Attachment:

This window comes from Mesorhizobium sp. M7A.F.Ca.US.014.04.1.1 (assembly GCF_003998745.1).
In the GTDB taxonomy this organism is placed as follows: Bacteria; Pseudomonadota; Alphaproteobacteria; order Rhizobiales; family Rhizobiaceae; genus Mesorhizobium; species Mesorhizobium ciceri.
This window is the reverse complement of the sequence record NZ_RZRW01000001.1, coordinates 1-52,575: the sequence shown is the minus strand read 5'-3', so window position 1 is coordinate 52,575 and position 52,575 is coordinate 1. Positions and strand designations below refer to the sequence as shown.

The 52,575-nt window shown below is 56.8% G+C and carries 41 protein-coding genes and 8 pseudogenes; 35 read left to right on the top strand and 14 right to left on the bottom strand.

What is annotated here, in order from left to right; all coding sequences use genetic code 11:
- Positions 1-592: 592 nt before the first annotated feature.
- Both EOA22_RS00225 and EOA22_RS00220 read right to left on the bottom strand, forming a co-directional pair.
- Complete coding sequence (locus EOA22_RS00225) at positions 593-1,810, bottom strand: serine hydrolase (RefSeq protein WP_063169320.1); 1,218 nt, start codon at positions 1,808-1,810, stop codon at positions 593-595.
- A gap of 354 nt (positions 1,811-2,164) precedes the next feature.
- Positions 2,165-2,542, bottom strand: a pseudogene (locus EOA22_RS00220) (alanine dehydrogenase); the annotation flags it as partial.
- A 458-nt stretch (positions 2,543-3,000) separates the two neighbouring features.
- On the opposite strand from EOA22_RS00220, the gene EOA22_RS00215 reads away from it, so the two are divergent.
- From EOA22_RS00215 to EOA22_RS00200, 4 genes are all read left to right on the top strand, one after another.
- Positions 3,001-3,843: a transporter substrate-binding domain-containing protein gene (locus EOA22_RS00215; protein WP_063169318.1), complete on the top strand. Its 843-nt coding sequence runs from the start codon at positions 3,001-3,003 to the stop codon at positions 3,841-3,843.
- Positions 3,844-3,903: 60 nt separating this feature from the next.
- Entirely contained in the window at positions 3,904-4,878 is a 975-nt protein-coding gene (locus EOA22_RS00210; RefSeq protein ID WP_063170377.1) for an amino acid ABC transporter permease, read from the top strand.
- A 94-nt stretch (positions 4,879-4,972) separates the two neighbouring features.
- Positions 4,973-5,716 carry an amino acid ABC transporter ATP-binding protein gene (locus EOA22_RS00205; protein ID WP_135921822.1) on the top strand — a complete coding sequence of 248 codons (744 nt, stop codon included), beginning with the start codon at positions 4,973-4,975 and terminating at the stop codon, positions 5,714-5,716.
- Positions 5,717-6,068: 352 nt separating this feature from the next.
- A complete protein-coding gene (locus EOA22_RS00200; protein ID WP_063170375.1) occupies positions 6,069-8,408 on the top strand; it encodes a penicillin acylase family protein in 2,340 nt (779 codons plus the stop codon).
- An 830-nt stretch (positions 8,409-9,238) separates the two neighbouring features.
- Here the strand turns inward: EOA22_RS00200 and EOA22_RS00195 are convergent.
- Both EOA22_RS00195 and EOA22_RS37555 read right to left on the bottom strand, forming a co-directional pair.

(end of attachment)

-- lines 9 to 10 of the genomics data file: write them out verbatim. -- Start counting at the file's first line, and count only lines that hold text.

- A gap of 354 nt (positions 1,811-2,164) precedes the next feature.
- Positions 2,165-2,542, bottom strand: a pseudogene (locus EOA22_RS00220) (alanine dehydrogenase); the annotation flags it as partial.